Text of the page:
Your Way

Chapter 5

It's like air. It's so universal, we hardly notice it. It's always there; it meets our needs; we make use of it and benefit from it without paying much attention. In the light of free will, it is the perfect means of influence. Just set the example, and let others choose to follow.

"How do I get people to listen to me?" gets asked over and over right in the face of the obvious answer. To get people to listen to you, listen to them. Set the example.

Example is the most powerful form of influence for the same reason that gesture is more powerful than speech. Wave someone ahead of you while saying, "Behind me," and they'll go ahead of you. Everyone's original learning method was imitation. Our basic learning method is observation. You don't have to get people to watch what you do; they already have that habit.

"Be patient and hear me out," I say impatiently. "Don't give me orders," I order. "You can't just make categorical statements," I say categorically. I want the meaning of my words to have influence, but the influence of my example is stronger. That's why "You have no choice," always fails as influence. The example of denying choice negates any attempt at influence. When people complain that they try to reason with others, but everyone is impervious to reason, the cause is failure to recognize that example is the strongest form of influence. When I present truth as my truth, to which you must agree, my example denies that you have a choice. The attitude conveys the message, and reason is negated.

Behold the vicious cycle that traps believers in mind control. Try it, and others are influenced to protect themselves against it. If they succeed, they look impenetrable. See? You cannot get through to people; you have to sneak around their defenses. The same trap catches the theorists who treat influence as a game. The example of using a "ploy" influences a subject to try one also, which seems to confirm the theory.

If I pretend to listen to you so you will listen to me, then if you are influenced by my example, you will pretend to listen. We will pretend to have a conversation. Example is the most honest form of influence, because you cannot fake it. You cannot gain positive influence by doing something without a purpose beyond influence. Example is influential when it is efficacious. Humans do not imitate mindlessly like monkeys; they are influenced by what you do only after they judge it.

To find how to maximize example's influence, analyze it. An action employs a means to attain an end. Do both the end and the means influence others equally, and if not, which is stronger?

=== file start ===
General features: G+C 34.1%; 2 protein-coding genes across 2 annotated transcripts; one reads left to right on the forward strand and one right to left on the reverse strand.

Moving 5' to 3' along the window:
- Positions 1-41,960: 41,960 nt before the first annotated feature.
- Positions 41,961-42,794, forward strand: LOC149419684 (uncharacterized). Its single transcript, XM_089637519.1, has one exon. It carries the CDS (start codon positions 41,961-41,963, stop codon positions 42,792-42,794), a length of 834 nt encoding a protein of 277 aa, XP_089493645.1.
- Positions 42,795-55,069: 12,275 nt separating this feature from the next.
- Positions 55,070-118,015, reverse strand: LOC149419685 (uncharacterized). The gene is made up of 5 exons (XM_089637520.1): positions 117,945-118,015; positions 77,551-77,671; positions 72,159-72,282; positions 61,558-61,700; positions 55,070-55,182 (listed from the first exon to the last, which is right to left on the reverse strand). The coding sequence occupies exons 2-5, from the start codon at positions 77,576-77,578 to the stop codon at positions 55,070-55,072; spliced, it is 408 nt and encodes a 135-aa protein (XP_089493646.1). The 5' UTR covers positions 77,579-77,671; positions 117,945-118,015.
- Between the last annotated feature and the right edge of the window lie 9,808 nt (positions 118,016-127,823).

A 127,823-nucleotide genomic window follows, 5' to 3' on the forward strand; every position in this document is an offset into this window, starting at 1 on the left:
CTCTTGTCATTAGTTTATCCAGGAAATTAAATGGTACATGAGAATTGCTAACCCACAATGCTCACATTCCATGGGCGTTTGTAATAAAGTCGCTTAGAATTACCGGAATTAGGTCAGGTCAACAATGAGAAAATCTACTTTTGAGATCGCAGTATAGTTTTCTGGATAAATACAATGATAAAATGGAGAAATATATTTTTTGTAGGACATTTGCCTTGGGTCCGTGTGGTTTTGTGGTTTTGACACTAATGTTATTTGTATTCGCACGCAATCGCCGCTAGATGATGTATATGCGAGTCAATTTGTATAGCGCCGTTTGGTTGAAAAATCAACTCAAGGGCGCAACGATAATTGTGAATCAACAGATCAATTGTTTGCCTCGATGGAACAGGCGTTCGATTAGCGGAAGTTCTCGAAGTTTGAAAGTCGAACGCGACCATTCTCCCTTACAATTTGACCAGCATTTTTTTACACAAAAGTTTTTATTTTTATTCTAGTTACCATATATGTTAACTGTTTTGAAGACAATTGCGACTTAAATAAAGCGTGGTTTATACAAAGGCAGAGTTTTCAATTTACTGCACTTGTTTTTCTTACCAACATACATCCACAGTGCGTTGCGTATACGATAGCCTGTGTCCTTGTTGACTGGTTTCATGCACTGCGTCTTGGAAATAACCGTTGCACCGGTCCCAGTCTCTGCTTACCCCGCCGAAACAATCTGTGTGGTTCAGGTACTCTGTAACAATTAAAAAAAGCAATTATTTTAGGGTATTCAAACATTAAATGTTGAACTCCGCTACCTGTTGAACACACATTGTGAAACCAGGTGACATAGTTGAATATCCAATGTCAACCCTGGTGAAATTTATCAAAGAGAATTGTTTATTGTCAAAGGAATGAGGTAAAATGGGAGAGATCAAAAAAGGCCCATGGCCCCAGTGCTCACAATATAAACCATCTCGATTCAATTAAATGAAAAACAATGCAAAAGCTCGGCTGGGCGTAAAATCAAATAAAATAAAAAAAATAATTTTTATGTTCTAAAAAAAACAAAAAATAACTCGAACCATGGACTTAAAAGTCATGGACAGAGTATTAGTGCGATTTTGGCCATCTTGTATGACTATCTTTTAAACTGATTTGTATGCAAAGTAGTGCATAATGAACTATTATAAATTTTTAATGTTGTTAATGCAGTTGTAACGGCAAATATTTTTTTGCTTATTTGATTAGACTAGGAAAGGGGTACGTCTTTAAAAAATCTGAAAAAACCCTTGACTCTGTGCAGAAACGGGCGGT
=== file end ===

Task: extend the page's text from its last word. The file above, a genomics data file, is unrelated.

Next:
"I see that he wants to get rich, so I want to get rich." That's an example of being influenced by the goal of another. Or is it? Let's ask, "Is that your purpose in life then?"

"My purpose in life is to be as good as that S-O-B!"

In other words, getting rich is seen as an end for the other guy, but as a means for me. That's because I am self-regulating. My motive for studying what others do is to attain my own ends. I am interested in the goals of others as they might provide means for my own goals. Example does not influence ends, but means.

To maximize the influence of your actions, emphasize the methods. Remember that others may share your goals or ignore them, but they attend to your methods. When you do things in ways that conceal how you do them, your example will be less influential. When you expose your methods and show people how you do things, your example will be more influential. When people ask why you do things, they are wondering if your methods will serve their goals. The influence comes from how you do things.

This analysis can be applied to solve the paradox of argumentation.

Argument is generally assumed to be an attempt at influence by using reason. People say, "I tried to persuade them; I proved my case; I used every argument in the book. And there they sat, impassive, refusing to be persuaded by anything." The frustrated persuader ends up saying, "But you can't just ignore my argument! You have to refute it! If you can't refute it, you must accept it. You have to admit I'm right."

That's the paradox of argumentation. It is presented as logical reasoning devoid of the slightest hint of force—but the conclusion is supposed to be as final and compulsive as the point of a sword. "I'll bring out the big guns," we say. "I'll explode your argument. You had me down for a moment, but I rallied and parried your thrusts and in the end drove my point home."